Ellen Axson Wilson to Woodrow Wilson




Ellen Axson Wilson writes to her husband, Woodrow Wilson, during a trip with her daughters to Massachusetts.


Library of Congress


Woodrow Wilson Presidential Library & Museum



Spatial Coverage

Clifton, MA


My own darling

I do not think it would be a very serious matter to close the three flues you mention; we have had no occasion for a fire in them since the house was built. It would certainly be better to sacrifice those flues than to leave the chimneys permanently as they are with those hideous tin stove pipes,—if that is the only alternative. It would make no difference as regards the little yellow room for that chimney was not “cured” and will not draw as it is;— and the little night nursery is always well heated by the furnace. I am quite willing to decide it so. I suppose there is the alternative of some sort of terra cotta tops, and if you think it would be wiser to have them I will resign myself cheerfully, — though of course the brick chimneys are better to look at. Do you think with the reduced number that the stacks will have the desired tall slender effect on our smaller house? There is one comfort in the situation viz., that it will be much cheaper to build seven tops than ten. There is also one question that occurs to me, and we must be very sure of the answer before we proceed,— we must be very sure that the changes at the top do not alter the draughts in the flues and cause them to smoke again. Will it not make angles or other complications in the flues? Since Mr. Whitley is to come almost immediately to examine the “Prospect” chimneys, (has he been written to?) I would strongly advise questioning him on this point. He will not charge for his opinion. You remember closing those very flues was what he planned to do first. The trouble seems to be that from the first too many flues were crowded into each chimney. I should be very glad if the matter ended in our getting the flues themselves in a safer condition. I am always uneasy about them, lined as they are with so perishable a stuff as sheet iron,—that can't stand coal fires at all. Query,– can we forbid tenants to use coal fires? It is of course only a question of time before they burn out; and doesn't that mean constant danger to the house from fire?Since you insist, dearest love, there is nothing for me to do but to stay over till Monday, but oh how I hate it! More than ever since getting your letter today which reveals more plainly than the others that you are missing me. If you would only believe it I will have got all the good possible to me from the trip in the two weeks. I came to rest you know; how will it help me then if I grow restless to the point of nervousness? I am threatened with that already today & I don't see how I can prevent its being worse in another da week. Oh, how I long for my darling. — I am so sorry about Father's severe attack. Give him my love & sympathy. Dear love to the children. Agnes is talking to Annie and sometimes to me so I hardly know what I am writing. Excuse everything.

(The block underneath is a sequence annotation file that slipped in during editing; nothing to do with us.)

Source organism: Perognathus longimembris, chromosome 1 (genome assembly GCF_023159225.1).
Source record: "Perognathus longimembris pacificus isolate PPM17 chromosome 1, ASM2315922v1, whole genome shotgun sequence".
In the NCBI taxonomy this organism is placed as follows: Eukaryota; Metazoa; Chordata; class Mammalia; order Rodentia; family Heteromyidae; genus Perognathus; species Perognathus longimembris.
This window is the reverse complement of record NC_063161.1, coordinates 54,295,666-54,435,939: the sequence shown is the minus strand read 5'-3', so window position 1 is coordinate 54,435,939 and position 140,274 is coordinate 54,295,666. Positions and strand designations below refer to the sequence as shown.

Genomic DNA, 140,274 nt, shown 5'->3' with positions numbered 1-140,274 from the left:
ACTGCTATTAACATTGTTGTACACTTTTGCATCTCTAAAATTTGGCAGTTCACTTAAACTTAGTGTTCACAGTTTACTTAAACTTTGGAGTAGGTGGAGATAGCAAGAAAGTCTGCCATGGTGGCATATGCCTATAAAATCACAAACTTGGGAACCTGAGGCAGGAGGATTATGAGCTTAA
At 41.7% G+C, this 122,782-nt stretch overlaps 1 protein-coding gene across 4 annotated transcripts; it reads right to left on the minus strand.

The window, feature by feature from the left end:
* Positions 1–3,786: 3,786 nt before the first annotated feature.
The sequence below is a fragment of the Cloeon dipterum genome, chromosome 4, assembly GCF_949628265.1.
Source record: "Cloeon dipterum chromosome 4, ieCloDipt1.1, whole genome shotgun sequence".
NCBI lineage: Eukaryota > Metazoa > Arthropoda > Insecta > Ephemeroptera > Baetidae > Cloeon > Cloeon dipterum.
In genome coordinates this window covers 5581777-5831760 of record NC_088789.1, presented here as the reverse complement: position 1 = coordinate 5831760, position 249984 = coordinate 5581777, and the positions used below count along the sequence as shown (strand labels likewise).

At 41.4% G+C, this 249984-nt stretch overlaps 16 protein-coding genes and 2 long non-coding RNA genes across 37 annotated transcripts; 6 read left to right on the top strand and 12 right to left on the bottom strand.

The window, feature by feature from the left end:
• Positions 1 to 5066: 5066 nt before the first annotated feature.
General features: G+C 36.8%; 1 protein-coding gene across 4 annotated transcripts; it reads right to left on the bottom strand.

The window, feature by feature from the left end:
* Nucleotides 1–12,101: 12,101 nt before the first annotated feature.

I love you, I love you, tenderly, passionately, devotedly.

Your little wife, Eileen

Original Format





Wilson, Ellen Axson, “Ellen Axson Wilson to Woodrow Wilson,” 1902 July 19, WWP14963, Ellen Axson Wilson Letters, Woodrow Wilson Presidential Library & Museum, Staunton, Virginia.

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